Prince Harry has been accused by Iran of committing a "war crime" after he admitted killing 25 Taliban fighters whom he likened to "chess pieces" in his book.
The regime also said that the UK was in "no position to preach" on human rights as it was "turning a blind eye" to Harry's revelations.
In a series of posts on Twitter, the Iranian foreign ministry criticised Britain's anger over the execution of a British-Iranian dual national accused of spying by Tehran.
"The British regime, whose royal family member, sees the killing of 25 innocent people as removal of chess pieces and has no regrets over the issue, and those who turn a blind eye to this war crime, are in no position to preach others on human rights," a tweet read.
The foreign ministry also said the UK government's outrage following the killing of former deputy defence minister Alireza Akbari was "a sign of their evasion and violation of law".
It added: "Britain's encroachment on the national security of the Islamic Republic of Iran has been met with a decisive response from the Iranian intelligence and judiciary."
He said he was neither "satisfied" or "embarrassed" by the death toll.
Harry wrote: "They were chess pieces taken off the board, bad guys eliminated before they kill good guys. They trained me to 'other' them and they trained me well."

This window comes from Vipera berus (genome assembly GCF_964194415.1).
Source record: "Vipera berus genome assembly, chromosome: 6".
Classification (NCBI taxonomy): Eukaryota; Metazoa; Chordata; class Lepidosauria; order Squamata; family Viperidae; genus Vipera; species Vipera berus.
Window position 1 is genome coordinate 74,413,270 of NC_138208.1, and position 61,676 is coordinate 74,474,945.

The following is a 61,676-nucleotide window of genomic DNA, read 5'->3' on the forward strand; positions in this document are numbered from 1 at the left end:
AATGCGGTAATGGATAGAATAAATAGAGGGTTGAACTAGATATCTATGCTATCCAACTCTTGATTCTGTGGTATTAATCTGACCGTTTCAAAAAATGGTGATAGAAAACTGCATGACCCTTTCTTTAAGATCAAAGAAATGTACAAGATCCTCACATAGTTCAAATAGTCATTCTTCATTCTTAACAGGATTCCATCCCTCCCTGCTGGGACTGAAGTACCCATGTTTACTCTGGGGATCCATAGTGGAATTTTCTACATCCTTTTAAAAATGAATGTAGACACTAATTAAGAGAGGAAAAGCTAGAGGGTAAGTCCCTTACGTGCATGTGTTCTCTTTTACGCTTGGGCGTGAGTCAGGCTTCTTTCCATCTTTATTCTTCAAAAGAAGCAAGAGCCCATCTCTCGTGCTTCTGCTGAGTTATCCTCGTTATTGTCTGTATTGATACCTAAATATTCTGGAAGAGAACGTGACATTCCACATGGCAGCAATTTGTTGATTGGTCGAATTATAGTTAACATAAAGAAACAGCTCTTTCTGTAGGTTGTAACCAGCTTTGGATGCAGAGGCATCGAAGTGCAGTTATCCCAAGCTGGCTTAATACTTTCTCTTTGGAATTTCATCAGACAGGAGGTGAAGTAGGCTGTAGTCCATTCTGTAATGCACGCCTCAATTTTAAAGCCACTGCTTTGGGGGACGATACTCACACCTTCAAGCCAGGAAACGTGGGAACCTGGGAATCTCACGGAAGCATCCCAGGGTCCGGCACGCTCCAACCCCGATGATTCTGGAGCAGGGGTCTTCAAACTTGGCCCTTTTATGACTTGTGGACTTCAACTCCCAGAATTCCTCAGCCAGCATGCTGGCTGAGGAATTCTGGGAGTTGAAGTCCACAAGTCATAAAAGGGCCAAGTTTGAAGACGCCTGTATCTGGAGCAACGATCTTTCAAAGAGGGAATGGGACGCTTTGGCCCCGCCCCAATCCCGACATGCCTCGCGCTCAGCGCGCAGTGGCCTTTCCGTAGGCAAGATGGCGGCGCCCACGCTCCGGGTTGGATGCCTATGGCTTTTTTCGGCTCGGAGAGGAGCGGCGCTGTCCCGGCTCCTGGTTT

Tory MP Tobias Ellwood suggested last week that the admission could create security risks.
Mr Ellwood, a senior backbencher and chairman of the Commons Defence Committee, said the revelation in Harry's memoir was "ill-advised".
"I do worry that this is going to have security implications," Mr Ellwood told Sky News.
Speaking about the Invictus Games, he said: "One of the rare occasions that I worked with Prince Harry was in the Invictus Games in Sydney and in Toronto and so forth. Incredible effort. This was his design, this was his creation.
"And I'm now concerned that something which has been so important to veterans to help rehabilitation will now suffer because there could be security implications of him participating in that."
Hameedullah Hameedi, a member of the provincial council in Helmand, Afghanistan, told Sky News: "If Harry considered himself a member of a civilised world, this is a shame for him to say that (he killed 25 people).
"And it is an even bigger shame for him to talk about it proudly, like an illiterate person of a poor society with no knowledge and no education.
"We are not only demanding that he be prosecuted in the international court, but also demanding the international community punish him as soon as possible."
The duke carried out two tours in Afghanistan during his time in the army, including one tour between 2012 and 2013 during which he served as an Apache attack helicopter co-pilot gunner.
Spare has sold 750,000 across all formats - hardback, audio and e-book - in the UK since its publication on 10 January and was recently announced as the fastest-selling non-fiction book ever.
Larry Finlay, managing director of Transworld Penguin Random House, said: "We announced last week that Spare was the fastest-selling non-fiction book ever on its first day of publication, a record that has been confirmed by Guinness World Records.
"We now know that it is also the biggest-selling memoir ever in its first week of publication."